Combination therapy with bezafibrate, a fibrate drug used to treat hyperlipidemia, and ursodeoxycholic acid (UDCA) was associated with improved transplant-free survival in Japanese patients with primary biliary cholangitis (PBC), a researcher said.
Patients with PBC treated with bezafibrate and UDCA had a reduced risk of all-cause death or liver transplant versus patients receiving UDCA monotherapy (adjusted HR 0.23, 95% CI 0.15-0.35, P<0.0001), reported Atsushi Tanaka, MD, of Teikyo University School of Medicine in Tokyo.
But UDCA monotherapy was better than nothing for these patients, as those receiving the monotherapy had a reduced risk of all-cause death or liver transplant versus patients receiving no treatment (adjusted HR 0.55, 95% CI 0.47-0.65, P<0.0001).
UDCA is first-line therapy for patients with PBC, and is approved by the FDA to treat PBC in the U.S. However, about 20-30% of patients have an incomplete response to the treatment, which can result in death or liver transplantation, Tanaka said at a presentation at the digital European Association for the Study of the Liver (EASL) conference.
While obeticholic acid (Ocaliva), a selective ligand of the farnesoid X receptor (FXR), was approved to treat PBC in combination with UDCA for certain patients in 2016, there are still concerns regarding its safety and efficacy, he noted. Indeed, the FDA added a black box warning to the drug in 2018 about correct dosing.
So, second-line treatment “has been long-awaited for these patients,” Tanaka said.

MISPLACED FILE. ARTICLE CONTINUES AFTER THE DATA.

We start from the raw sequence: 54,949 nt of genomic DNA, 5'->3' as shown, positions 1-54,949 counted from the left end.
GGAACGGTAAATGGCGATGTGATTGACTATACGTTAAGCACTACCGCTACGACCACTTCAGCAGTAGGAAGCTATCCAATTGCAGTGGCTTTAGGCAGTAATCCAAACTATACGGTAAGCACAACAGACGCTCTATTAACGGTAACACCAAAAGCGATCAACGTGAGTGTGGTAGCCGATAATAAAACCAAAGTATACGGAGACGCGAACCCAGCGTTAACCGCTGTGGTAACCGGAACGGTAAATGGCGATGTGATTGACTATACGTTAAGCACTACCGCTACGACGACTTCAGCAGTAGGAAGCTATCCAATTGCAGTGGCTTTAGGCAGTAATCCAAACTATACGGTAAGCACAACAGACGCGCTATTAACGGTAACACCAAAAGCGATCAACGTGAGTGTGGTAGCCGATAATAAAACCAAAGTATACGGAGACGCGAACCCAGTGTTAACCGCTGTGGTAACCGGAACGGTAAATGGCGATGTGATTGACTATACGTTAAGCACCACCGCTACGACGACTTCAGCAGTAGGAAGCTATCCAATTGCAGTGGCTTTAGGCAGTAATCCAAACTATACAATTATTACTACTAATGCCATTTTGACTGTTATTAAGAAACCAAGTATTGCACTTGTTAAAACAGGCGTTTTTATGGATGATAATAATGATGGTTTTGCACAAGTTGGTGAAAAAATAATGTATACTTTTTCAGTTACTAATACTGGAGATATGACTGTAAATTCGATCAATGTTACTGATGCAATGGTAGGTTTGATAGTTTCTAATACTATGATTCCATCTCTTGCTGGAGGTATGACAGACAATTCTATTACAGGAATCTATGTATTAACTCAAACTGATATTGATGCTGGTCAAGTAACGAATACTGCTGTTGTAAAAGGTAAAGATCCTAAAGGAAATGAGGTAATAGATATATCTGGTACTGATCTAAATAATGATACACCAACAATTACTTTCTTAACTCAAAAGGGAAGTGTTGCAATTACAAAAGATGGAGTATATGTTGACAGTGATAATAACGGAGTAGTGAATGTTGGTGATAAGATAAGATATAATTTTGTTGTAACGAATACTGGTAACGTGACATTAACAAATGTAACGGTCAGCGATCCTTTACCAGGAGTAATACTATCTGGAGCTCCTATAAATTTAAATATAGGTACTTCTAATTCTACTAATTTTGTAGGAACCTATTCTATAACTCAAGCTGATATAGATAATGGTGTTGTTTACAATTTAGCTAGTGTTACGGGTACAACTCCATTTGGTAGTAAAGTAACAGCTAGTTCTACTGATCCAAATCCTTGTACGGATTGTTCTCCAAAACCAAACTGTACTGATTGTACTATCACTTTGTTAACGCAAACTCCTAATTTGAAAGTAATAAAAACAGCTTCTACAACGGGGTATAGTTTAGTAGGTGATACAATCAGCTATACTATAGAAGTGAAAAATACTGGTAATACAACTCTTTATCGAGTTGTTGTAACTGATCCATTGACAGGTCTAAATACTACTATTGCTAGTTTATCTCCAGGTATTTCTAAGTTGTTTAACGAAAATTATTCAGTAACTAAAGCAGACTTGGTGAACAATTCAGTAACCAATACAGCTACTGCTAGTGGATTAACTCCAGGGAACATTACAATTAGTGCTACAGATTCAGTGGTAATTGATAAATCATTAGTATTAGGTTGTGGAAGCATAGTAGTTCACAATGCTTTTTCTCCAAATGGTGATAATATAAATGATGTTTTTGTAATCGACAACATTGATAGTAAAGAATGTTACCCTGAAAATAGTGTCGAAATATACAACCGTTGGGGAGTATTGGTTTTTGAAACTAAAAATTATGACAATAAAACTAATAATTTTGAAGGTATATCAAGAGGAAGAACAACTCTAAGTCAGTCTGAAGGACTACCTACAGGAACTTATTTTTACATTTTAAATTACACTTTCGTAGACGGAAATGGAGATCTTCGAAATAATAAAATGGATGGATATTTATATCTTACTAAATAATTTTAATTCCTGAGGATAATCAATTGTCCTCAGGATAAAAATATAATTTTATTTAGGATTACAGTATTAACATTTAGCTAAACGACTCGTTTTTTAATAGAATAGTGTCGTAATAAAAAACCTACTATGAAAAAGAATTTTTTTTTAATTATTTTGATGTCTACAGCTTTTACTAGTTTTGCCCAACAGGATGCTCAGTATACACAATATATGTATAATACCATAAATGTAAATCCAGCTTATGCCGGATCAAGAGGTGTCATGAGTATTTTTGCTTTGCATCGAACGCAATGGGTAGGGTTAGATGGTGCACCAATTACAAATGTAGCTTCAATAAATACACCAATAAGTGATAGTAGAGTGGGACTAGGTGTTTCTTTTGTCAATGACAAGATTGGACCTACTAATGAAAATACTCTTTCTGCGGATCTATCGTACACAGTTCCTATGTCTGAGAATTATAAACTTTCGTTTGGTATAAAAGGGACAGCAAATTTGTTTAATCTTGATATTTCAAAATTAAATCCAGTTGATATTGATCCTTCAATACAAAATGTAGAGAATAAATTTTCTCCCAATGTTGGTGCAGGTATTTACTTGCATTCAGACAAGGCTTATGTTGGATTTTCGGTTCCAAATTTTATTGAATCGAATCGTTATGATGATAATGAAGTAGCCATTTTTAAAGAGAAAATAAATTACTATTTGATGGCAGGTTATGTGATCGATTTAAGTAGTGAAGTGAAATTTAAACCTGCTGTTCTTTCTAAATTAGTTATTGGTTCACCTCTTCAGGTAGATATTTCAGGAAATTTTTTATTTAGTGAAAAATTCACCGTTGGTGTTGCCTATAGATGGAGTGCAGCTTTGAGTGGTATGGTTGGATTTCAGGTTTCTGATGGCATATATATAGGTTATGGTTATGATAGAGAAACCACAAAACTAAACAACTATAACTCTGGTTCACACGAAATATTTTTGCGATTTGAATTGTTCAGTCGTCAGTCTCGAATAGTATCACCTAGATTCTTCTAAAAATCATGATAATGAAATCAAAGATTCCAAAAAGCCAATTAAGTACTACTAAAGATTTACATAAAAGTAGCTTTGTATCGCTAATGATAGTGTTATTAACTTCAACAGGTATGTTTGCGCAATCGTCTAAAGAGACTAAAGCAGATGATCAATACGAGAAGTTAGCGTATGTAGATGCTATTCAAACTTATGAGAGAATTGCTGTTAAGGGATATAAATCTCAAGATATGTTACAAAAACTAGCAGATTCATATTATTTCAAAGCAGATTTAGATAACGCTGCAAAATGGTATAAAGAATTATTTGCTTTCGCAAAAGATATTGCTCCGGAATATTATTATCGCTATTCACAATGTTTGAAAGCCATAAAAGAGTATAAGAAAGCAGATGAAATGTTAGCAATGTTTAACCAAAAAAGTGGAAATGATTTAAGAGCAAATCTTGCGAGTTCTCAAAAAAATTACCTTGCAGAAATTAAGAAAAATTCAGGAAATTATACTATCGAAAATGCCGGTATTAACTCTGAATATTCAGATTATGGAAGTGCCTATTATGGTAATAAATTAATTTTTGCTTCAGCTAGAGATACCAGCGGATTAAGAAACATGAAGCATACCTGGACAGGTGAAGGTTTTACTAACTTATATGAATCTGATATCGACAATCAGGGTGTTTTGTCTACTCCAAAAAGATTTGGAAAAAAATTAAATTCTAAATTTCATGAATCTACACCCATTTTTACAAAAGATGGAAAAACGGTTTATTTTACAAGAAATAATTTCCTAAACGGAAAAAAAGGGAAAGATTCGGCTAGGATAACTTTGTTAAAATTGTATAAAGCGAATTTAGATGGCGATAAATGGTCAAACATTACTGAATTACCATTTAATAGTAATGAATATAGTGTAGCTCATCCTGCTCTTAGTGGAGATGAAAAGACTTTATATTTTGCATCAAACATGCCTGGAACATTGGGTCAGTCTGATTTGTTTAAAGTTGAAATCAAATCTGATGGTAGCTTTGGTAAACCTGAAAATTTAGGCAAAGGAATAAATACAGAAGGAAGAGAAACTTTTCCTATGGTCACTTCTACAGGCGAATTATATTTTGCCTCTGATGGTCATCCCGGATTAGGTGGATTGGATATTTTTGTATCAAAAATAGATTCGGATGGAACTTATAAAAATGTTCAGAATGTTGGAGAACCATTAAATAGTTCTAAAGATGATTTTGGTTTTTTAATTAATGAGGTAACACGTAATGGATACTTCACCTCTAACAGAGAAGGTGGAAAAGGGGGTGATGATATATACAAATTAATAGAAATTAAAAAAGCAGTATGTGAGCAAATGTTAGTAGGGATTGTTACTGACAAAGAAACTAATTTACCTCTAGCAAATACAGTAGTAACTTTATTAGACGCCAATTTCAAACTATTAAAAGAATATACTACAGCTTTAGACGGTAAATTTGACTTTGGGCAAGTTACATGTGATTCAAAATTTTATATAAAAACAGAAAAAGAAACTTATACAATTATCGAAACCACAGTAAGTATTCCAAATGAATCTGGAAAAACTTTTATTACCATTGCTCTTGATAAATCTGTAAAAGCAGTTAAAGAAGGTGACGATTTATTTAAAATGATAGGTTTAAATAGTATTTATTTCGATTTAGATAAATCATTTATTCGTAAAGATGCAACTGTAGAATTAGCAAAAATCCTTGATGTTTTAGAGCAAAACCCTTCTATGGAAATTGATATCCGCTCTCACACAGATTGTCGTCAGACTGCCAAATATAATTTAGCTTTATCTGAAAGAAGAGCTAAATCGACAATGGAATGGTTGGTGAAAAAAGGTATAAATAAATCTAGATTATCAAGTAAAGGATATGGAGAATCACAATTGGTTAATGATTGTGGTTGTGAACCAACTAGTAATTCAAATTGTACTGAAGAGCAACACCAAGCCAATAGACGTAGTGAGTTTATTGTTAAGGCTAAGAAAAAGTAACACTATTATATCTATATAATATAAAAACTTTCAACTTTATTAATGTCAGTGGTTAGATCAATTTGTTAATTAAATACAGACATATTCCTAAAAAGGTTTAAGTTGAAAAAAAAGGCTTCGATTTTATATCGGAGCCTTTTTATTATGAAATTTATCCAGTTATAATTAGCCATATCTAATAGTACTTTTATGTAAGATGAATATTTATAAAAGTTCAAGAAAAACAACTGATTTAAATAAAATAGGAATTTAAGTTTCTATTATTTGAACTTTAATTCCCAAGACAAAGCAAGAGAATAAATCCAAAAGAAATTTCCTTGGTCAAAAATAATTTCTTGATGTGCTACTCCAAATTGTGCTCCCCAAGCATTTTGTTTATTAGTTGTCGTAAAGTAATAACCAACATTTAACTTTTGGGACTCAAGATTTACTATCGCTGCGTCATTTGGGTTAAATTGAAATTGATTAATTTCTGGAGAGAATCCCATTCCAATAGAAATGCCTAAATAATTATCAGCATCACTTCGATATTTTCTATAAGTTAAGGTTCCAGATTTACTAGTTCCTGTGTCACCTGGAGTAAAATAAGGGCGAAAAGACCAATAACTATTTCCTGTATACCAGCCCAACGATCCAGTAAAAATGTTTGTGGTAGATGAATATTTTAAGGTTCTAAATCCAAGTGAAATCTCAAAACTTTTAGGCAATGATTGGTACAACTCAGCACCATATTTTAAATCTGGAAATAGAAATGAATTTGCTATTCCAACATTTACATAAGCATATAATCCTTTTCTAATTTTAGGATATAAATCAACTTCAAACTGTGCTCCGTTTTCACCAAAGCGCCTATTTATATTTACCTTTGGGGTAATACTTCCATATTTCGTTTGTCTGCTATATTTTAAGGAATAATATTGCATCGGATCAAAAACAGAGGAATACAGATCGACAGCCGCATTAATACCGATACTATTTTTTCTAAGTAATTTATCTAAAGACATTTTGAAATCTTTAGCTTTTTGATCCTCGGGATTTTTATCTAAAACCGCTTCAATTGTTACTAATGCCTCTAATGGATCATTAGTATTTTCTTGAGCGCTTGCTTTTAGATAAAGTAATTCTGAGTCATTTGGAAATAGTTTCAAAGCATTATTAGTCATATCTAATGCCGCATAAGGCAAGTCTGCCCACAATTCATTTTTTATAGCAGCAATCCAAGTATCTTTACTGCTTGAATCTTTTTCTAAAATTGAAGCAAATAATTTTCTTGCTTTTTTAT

Bezafibrate is approved for treating PBC in France, the authors said, and has been used as a “de facto” second-line treatment for patients with PBC and an incomplete response to UDCA (13-15 mg/d) in Japan since the 2000s. However, Tanaka added, “its long-term efficacy on survival remains to be determined.”
Ulrich Beuers, MD, of the Tytgat Institute for Liver and Intestinal Research in Amsterdam, who was not involved with the study, noted that while prospective, randomized, placebo-controlled trials are the gold standard in research, retrospective analyses “can lead to enormous knowledge gain when carefully performed.”
“Japanese clinicians and researchers were the first to combine UDCA with bezafibrate treatment in patients who did not respond adequately to UDCA alone,” said Beuers, who is an EASL governing board member, in a statement. “This report, together with well-designed prospective studies, will have major impact for the future management of PBC worldwide.”
Tanaka acknowledged in a statement that while randomized controlled trials would be ideal to determine the long-term effectiveness of UDCA and bezafibrate, “this is challenging in Japan because bezafibrate is a standard-of-care second-line treatment.”
They did the next best thing. Researchers retrospectively examined long-term efficacy of bezafibrate using a nationwide cohort of PBC patients in Japan. The Japanese PBC cohort was initiated in 1980, and is updated every 3 years by the Japan PBC Study Group.
Of the 9,919 patients currently enrolled, researchers examined data from 8,180 patients (mean age of about 57, 87% women). Of these, 74% received UDCA monotherapy, 12% received a combination of bezafibrate and UDCA, 14% received no treatment, and the remaining 17 patients received bezafibrate monotherapy. Patients had a mean follow-up of about 8 years. Overall, 14% of patients died, 9% had liver-related death, and 1% had a liver transplant.
Patients receiving combination therapy also had a similar reduced risk of liver-related death or liver transplant versus the UDCA-only group (adjusted HR 0.21, 95% CI 0.12-0.37), as did patients in the UDCA-only group versus those with no treatment (adjusted HR 0.50, 95% CI 0.42-0.61).
This work was supported by a Health and Labor Sciences Research Grant issued by the Ministry of Health, Labor and Welfare of Japan.